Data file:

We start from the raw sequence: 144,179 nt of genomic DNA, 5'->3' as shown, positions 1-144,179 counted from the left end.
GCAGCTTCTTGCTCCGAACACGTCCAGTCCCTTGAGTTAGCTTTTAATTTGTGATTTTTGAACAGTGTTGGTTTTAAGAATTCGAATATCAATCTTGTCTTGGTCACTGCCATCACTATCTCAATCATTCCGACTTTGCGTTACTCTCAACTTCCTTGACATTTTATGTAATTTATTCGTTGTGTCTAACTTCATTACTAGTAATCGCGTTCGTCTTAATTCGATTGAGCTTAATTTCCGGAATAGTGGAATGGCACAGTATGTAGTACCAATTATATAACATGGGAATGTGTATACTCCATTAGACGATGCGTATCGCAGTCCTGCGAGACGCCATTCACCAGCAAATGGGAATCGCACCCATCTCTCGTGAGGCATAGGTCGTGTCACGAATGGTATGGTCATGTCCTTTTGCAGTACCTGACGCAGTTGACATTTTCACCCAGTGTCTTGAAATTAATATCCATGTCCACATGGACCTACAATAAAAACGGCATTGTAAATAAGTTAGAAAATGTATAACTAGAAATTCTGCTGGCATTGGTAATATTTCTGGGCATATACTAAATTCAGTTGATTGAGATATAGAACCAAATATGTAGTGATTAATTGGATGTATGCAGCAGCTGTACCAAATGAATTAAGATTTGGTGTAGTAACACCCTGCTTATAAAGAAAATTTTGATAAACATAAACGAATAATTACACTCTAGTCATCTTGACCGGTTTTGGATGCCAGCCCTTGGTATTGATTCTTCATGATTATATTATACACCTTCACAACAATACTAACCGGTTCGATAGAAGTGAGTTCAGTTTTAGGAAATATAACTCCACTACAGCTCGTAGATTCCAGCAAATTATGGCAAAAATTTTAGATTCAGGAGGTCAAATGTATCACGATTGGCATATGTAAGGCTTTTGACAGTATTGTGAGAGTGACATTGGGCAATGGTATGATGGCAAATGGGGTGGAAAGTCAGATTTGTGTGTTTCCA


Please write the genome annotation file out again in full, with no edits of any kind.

We start from the raw sequence: 144,179 nt of genomic DNA, 5'->3' as shown, positions 1-144,179 counted from the left end.
GCAGCTTCTTGCTCCGAACACGTCCAGTCCCTTGAGTTAGCTTTTAATTTGTGATTTTTGAACAGTGTTGGTTTTAAGAATTCGAATATCAATCTTGTCTTGGTCACTGCCATCACTATCTCAATCATTCCGACTTTGCGTTACTCTCAACTTCCTTGACATTTTATGTAATTTATTCGTTGTGTCTAACTTCATTACTAGTAATCGCGTTCGTCTTAATTCGATTGAGCTTAATTTCCGGAATAGTGGAATGGCACAGTATGTAGTACCAATTATATAACATGGGAATGTGTATACTCCATTAGACGATGCGTATCGCAGTCCTGCGAGACGCCATTCACCAGCAAATGGGAATCGCACCCATCTCTCGTGAGGCATAGGTCGTGTCACGAATGGTATGGTCATGTCCTTTTGCAGTACCTGACGCAGTTGACATTTTCACCCAGTGTCTTGAAATTAATATCCATGTCCACATGGACCTACAATAAAAACGGCATTGTAAATAAGTTAGAAAATGTATAACTAGAAATTCTGCTGGCATTGGTAATATTTCTGGGCATATACTAAATTCAGTTGATTGAGATATAGAACCAAATATGTAGTGATTAATTGGATGTATGCAGCAGCTGTACCAAATGAATTAAGATTTGGTGTAGTAACACCCTGCTTATAAAGAAAATTTTGATAAACATAAACGAATAATTACACTCTAGTCATCTTGACCGGTTTTGGATGCCAGCCCTTGGTATTGATTCTTCATGATTATATTATACACCTTCACAACAATACTAACCGGTTCGATAGAAGTGAGTTCAGTTTTAGGAAATATAACTCCACTACAGCTCGTAGATTCCAGCAAATTATGGCAAAAATTTTAGATTCAGGAGGTCAAATGTATCACGATTGGCATATGTAAGGCTTTTGACAGTATTGTGAGAGTGACATTGGGCAATGGTATGATGGCAAATGGGGTGGAAAGTCAGATTTGTGTGTTTCCA